CU Boulder Given $839K Grant for Dabbing

Photo: Korina Rojo

Photo: Korina Rojo

RESEARCHERS TO STUDY EFFECTS OF CONCENTRATES

Researchers at CU Boulder were recently awarded a grant by the State of Colorado to fund a study on the effects of cannabis, which is a Schedule I drug per federal law. The investigation will aim to evaluate the public health implications of smoking cannabis (marijuana) concentrates, which are known for their high potency.

This grant is the first of its kind to be awarded for cannabis research. The Institute of Cognitive Science (ICS) at CU Boulder was awarded the $839,500 grant from the Colorado Department of Public Health and Environment (CDPHE). The study is led by head investigator L. Cinnamon Bidwell, an Assistant Research Professor at CU Boulder, who will be working with CU Psychology and Neuroscience Professors Angela Bryan and Kent Hutchison as her co-investigators.

Subjects will be under the influence of tetrahydrocannabinol (THC), which, according to a study commissioned in 2015 by the Colorado Department of Revenue (CDR), “is the main cannabinoid found in the cannabis plant and is responsible for the majority of the plant’s psychoactive properties.” The CDR employed CU Boulder Leeds School of Business and the Marijuana Policy Group for their 2015 study.

Concentrates come in the form of waxes, shatters, and oils. “These concentrates are basically extracted cannabis. The THC levels can be as high as 95 percent,” Bidwell stated in an interview with the CU Boulder Today.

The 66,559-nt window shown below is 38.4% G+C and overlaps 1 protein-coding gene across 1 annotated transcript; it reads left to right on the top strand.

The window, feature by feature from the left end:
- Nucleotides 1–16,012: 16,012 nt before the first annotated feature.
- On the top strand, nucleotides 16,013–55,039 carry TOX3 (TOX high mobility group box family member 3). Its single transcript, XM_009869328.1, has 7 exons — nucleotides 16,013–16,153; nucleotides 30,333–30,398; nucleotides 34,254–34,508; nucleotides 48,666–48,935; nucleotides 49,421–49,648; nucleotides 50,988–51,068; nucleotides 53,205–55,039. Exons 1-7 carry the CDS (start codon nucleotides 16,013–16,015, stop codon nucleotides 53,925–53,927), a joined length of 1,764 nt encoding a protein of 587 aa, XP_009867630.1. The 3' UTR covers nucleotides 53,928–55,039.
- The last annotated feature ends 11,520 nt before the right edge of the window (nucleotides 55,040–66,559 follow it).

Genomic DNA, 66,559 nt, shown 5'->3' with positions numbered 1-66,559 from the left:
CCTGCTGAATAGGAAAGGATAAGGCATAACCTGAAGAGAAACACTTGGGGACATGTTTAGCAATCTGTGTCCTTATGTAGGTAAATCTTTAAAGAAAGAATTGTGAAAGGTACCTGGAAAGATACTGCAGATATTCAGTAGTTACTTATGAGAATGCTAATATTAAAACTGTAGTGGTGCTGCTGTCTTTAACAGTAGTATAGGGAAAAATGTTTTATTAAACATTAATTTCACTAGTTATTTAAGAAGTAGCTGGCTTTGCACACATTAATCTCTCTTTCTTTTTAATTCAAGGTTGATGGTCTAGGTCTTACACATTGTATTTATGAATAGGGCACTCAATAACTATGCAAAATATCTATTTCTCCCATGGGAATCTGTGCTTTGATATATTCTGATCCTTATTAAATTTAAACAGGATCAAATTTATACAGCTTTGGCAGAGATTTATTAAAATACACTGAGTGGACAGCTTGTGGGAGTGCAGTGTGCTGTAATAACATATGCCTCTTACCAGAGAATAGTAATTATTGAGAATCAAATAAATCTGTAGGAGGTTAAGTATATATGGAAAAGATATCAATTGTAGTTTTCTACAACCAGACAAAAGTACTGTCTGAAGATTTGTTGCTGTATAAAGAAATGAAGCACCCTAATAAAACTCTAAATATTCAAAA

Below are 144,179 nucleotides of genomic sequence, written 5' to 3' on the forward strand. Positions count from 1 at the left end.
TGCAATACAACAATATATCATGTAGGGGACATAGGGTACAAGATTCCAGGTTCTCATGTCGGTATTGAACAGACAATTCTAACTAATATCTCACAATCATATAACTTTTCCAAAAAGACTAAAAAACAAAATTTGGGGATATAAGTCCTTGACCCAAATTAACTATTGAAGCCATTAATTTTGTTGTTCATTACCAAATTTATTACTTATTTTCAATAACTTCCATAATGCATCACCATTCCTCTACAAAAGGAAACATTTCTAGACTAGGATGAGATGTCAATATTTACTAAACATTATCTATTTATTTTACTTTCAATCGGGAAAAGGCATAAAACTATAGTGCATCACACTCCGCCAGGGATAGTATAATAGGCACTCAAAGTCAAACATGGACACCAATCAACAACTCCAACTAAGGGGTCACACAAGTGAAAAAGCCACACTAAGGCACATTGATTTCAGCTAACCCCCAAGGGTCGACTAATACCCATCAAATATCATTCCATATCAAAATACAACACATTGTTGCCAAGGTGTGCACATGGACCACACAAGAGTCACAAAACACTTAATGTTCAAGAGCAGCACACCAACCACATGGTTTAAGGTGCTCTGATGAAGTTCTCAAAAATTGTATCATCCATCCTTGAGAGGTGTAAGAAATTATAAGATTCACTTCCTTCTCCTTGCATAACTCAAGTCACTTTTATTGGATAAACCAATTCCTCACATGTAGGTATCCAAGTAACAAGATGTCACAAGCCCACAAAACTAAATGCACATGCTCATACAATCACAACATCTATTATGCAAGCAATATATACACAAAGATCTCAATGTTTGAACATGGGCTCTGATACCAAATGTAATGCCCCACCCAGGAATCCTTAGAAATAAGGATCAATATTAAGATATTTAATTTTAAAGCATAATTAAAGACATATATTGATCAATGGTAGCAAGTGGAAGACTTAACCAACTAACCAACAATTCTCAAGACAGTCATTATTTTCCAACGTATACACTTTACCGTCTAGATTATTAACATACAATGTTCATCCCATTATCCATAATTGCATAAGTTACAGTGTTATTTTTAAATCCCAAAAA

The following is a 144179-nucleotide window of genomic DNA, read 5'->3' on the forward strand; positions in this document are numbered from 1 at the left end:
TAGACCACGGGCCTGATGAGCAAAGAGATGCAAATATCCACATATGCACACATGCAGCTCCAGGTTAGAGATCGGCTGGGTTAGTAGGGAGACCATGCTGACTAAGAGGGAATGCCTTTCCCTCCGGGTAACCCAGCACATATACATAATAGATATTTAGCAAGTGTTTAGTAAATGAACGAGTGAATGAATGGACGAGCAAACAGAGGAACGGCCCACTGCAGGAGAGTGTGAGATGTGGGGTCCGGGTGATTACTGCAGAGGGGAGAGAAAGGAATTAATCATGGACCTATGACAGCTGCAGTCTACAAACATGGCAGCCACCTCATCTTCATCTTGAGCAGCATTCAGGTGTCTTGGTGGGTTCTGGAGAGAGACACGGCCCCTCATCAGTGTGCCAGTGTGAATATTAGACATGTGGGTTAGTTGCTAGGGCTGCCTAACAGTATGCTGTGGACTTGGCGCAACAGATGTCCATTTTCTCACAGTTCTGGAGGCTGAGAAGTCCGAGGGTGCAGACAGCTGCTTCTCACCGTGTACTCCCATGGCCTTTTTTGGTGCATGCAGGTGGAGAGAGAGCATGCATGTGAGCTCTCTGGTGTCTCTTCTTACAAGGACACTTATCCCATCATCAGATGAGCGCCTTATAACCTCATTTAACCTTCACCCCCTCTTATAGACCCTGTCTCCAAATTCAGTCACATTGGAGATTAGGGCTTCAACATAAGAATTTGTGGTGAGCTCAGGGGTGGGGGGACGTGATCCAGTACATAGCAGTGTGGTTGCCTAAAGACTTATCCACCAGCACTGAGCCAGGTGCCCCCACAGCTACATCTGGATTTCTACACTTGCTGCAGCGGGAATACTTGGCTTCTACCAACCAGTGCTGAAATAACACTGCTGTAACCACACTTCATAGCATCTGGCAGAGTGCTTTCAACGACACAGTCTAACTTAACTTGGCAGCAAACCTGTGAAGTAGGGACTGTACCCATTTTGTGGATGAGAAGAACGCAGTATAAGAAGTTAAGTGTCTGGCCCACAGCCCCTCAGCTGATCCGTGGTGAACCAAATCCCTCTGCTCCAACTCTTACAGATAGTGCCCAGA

Smoking concentrates—colloquially known as “dabbing”—involves placing the cannabis concentrate on a preheated surface known as the “nail.” The user inhales the vapors emitted from a pipe specifically used for dabbing.

The program will span three years and 135 participants will be part of the study, which is scheduled to begin this April. Gaining permissions to begin this testing wasn’t simple. Researchers are not able to provide the drug, nor be present while the participants are dabbing due the the federal classification of marijuana as a controlled substance per the Drug Enforcement Division.

Since cannabis is federally illegal, a workaround was developed in order for the study to abide by federal and research laws. Once the participants are selected, Bidwell and her assistants will schedule to meet with their subjects after they have “dabbed” at a designated location, such as the subject’s home. The study will be conducted inside of a redesigned Dodge Sprinter van, which will be outfitted with a portable lab in which subjects will have different cognitive tests performed on them, as well as have blood drawn for testing.

Voters passed Amendment 64 in 2012 to legalize recreational marijuana, and in a 2016 memo the CDPHE noted that “the General Assembly authorized additional funding to study potential public health and safety impacts of legalized retail marijuana.” The CDPHE issued a total of $2.35 million this past December to seven applicants, one of which was the ICS researchers at CU Boulder.

“In the context of  research study, nobody has assessed how intoxicating these are or studied the effects on public health behaviors like driving,” Bidwell stated in an interview with the CU Boulder Today.

Late last year the CDPHE detailed some of the other grants went toward research on comparing driving impairment for low and heavy cannabis users, studying the duration of time marijuana stays in a mother’s breast milk, and analyzing recreational use among college-age students preceding and following its legalization.

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